October 1, 2022, 11:12 pm


Staff Correspondent

Published:
2022-09-09 19:58:54 BdST

WB delivers record $31.7b aid in climate finance


The World Bank Group delivered a record $31.7 billion in the fiscal year 2022 (FY22) to help countries address climate change. 

This is a 19 percent increase from the $26.6 billion all-time high in financing reached in the previous fiscal year, according to a press release. 

The Bank Group continues to be the largest multilateral financier of climate action in developing countries, it says. 

“In our last fiscal year ending June 2022, we provided a record $31.7 billion to countries to identify and enable high-priority climate-related projects as part of their development plans,” said David Malpass, President of the World Bank Group. 

“We will continue providing solutions to pool funding from the global community for impactful and scalable projects that reduce GHG emissions, improve resilience, and enable the private sector,” David said.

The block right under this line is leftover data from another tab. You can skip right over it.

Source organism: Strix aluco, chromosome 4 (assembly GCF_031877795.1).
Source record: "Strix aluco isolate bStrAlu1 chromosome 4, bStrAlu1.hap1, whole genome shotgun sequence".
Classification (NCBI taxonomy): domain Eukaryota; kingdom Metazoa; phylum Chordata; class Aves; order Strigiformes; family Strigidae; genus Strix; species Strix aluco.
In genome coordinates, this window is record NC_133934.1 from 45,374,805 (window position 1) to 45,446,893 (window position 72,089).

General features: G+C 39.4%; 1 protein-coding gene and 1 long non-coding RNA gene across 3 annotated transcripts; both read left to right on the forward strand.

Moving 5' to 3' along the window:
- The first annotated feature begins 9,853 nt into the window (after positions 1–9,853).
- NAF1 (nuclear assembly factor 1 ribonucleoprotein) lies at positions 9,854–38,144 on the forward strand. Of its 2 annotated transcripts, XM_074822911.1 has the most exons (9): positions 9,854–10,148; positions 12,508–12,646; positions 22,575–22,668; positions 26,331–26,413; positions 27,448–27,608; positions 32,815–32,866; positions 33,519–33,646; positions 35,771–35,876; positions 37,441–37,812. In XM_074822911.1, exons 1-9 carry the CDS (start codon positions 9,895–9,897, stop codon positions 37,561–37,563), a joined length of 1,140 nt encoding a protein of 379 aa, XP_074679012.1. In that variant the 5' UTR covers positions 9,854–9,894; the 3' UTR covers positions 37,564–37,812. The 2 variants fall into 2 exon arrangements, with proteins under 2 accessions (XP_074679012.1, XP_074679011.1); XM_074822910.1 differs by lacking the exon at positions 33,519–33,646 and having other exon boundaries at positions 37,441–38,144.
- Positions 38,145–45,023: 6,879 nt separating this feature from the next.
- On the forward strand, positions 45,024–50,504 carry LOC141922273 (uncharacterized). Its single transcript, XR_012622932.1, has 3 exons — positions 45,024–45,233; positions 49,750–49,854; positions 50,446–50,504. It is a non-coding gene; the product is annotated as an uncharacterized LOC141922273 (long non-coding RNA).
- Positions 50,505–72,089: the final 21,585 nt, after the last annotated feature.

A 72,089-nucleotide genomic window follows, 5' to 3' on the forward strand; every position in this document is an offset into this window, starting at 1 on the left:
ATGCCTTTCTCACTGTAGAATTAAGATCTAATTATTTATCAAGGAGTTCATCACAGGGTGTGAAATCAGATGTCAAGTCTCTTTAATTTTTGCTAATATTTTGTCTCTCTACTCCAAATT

Financing for climate action in FY22—which covers July 1, 2021, to June 30, 2022—reached 36 percent of total Bank Group financing. This exceeds the target set in the Group’s Climate Change Action Plan for 2021-2025 to deploy an average of 35 percent of the institution’s financing in support of climate action. 

IBRD and IDA together delivered $26.2 billion in FY22 in climate finance. Nearly half of that—$12.9 billion—specifically supported investments in adaptation and resilience. IFC, the private sector arm of the World Bank Group, delivered an unprecedented $4.4 billion in climate finance and mobilised an additional $3.3 billion from other sources. MIGA, the World Bank Group’s political risk insurance, and credit enhancement arm, delivered $1.1 billion in climate finance.

As part of its ongoing effort to help countries integrate climate and development objectives, the Bank Group recently launched a number of Country Climate and Development Reports (CCDRs). CCDRs are a new core diagnostic to help countries prioritize the most impactful actions that can reduce GHG emissions and boost adaptation.

A summary of the preliminary findings of these reports will be published in the coming months to foster action-oriented discussion in the global community. 

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